Alex Vietinghoff and Shauna Chase are the co-founders of The Manattee, a New Brunswick-based satirical news site (think an Atlantic-Canadian version of The Onion). They’re also beer drinkers. When the duo, who share not only a sense of humour but also a taste for the province’s local beer, realized there was a story to tell about the struggle their local brewers were facing, they decided to take that story to the big screen.
Beerocracy is the duos feature-length documentary about the history of alcohol in New Brunswick and the ways that the province’s bureaucracy, high taxation, and complicated policies are proving to be a barrier to growth for the small province’s 40+ craft breweries. Alex and Shauna recently took a break from submitting their film to festivals recently to talk with Ben’s Beer Blog about their film, New Brunswick, and what they’re drinking these days.
Ben’s Beer Blog: Where did the idea for this documentary come from? What was the breaking point at which you realized this ought to be material covered in a documentary?
Shauna Chase: We were both huge craft beer fans and breweries were cropping up all over the place, especially in our hometown and the capital, Fredericton. We started to explore whether or not such a small place could sustain the number of breweries now on the map.
Alex Vietinghoff: We started conducting interviews and realised that there was a lot more to the story than the question of “Can NB handle this many breweries?” Our interview subjects were talking about job-creation and the economic and tourism potential of breweries and how much of a boon that could be for New Brunswick given our poor economy and high unemployment rate. We realized this was something worth exploring in-depth to see if New Brunswick could ever become “The East Coast beer destination.”
BBB: What’s the best thing about the beer industry in New Brunswick?
SC: The best thing to me is that because of its small-ish size, if there’s a new beer available, a nearby bar will have it on tap right away, and because of the phone app Untappd you can immediately get reviews from your friends who’ve tried it. It’s still a small community so everyone is always collectively waiting for the next tasty and innovative beer.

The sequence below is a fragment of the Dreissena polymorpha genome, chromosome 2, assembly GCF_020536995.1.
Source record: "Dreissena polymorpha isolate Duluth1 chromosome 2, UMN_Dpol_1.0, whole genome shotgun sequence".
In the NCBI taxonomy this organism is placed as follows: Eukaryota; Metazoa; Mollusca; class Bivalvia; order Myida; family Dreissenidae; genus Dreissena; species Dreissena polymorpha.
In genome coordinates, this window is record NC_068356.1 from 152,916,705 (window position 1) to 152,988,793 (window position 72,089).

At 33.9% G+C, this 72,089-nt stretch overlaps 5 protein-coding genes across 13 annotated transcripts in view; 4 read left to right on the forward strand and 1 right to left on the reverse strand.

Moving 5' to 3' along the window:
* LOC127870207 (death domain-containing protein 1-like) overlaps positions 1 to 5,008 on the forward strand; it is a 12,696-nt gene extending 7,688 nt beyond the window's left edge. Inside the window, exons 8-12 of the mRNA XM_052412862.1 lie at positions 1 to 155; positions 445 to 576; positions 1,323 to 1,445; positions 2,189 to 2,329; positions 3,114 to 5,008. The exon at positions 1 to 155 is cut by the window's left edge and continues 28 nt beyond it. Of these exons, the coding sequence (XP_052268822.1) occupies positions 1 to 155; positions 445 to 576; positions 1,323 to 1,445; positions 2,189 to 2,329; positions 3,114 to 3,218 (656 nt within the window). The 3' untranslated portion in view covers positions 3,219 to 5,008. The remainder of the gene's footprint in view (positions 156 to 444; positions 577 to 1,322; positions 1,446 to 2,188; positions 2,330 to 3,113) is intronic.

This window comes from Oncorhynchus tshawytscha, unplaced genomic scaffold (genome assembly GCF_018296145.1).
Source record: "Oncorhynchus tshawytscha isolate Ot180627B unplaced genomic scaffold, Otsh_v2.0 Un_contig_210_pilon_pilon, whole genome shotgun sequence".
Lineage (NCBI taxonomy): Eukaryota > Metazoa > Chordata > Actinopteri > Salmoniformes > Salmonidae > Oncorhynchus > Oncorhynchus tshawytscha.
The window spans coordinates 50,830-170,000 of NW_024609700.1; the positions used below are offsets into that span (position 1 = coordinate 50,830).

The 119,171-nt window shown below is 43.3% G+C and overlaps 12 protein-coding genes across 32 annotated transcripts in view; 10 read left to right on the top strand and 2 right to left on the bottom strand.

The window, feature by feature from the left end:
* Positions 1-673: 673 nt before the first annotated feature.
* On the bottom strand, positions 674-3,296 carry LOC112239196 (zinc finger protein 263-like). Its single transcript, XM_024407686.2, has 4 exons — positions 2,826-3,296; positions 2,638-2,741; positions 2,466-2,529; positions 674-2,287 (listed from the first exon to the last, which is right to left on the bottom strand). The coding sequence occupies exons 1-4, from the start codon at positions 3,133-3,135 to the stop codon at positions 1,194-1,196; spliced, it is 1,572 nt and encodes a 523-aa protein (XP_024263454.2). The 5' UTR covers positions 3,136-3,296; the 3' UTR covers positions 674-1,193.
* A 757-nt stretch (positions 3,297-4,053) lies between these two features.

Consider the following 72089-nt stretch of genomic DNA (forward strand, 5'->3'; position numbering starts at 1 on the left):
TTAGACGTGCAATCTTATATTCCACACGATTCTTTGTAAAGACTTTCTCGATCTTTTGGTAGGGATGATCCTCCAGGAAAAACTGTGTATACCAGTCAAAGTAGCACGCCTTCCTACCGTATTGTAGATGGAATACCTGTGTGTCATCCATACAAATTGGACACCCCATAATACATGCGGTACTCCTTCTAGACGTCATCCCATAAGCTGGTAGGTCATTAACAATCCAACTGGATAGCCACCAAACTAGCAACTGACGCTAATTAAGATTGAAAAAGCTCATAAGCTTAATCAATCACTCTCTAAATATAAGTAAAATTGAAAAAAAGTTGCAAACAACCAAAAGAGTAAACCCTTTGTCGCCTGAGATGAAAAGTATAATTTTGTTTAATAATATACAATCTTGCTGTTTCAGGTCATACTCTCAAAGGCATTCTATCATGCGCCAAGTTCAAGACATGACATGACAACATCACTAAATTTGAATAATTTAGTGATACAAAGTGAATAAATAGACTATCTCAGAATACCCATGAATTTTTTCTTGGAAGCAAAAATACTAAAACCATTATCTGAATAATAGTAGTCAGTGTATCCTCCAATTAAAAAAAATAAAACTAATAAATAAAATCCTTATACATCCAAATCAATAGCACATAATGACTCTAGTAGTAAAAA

AV: I was surprised by how much the different breweries work together to help each other grow. I assumed that they would see each other as competition, but many of them lend each other their equipment, give recipe advice, go in on shipments together, and even lend brewing space to help new breweries start up. It’s great to see the breweries working together to further the industry for everyone.
BBB: What’s the biggest hurdle to craft brewers in New Brunswick?
SC: The biggest hurdle in New Brunswick is probably the perception that beer is just something to be used to get drunk. Craft beer isn’t really about that–or at least not exclusively. I think if ANBL [the New Brunswick Liquor Corporation] loosened its control over craft brewing instead of slamming brewers with outdated regulations, the market would follow — the quality would improve because lower-quality products would be pushed out and the best breweries would flourish. People would start to see craft beer as the community that it is here.
BBB: When and where can people see this film?
AV: We’re still waiting to hear back from festivals over the course of the next few months, but Beerocracy got licensed as a four-part series by Bell Media and can now be viewed on Fibe TV! Ch. 1 / 401 in the VOD store “Lifestyle” section. We’re aiming to havescreenings all over Atlantic Canada (and hopefully the rest of the country), as well as DVD sales and video-on-demand platforms.
BBB: What are you drinking?
SC: I can’t get enough Hammond River, which is located in Quispamsis, just outside Saint John. Available only on tap in New Brunswick bars and pubs. “Nut Your Everyday Red Ale” is delicious. I also love everything by Grimross (Fredericton); they do a lot of Belgian and farmhouse styles. Their Cheval D’or is a great — it’s sort of peppery and citrusy.
AV: I really enjoy Big Axe Brewery’s Shakespeare Chocolate Oatmeal Stout. Big Axe has really nailed the dark beer styles – they are thick, strong, but not over the top and they have their own unique flavours. Also, Patagonia Pale Ale from Fredericton’s Gray Stone Brewery. It’s a pale with a lot of flavour but it doesn’t blast your tastebuds, and it’s very refreshing.
Check out the official trailer for Beerocracy below.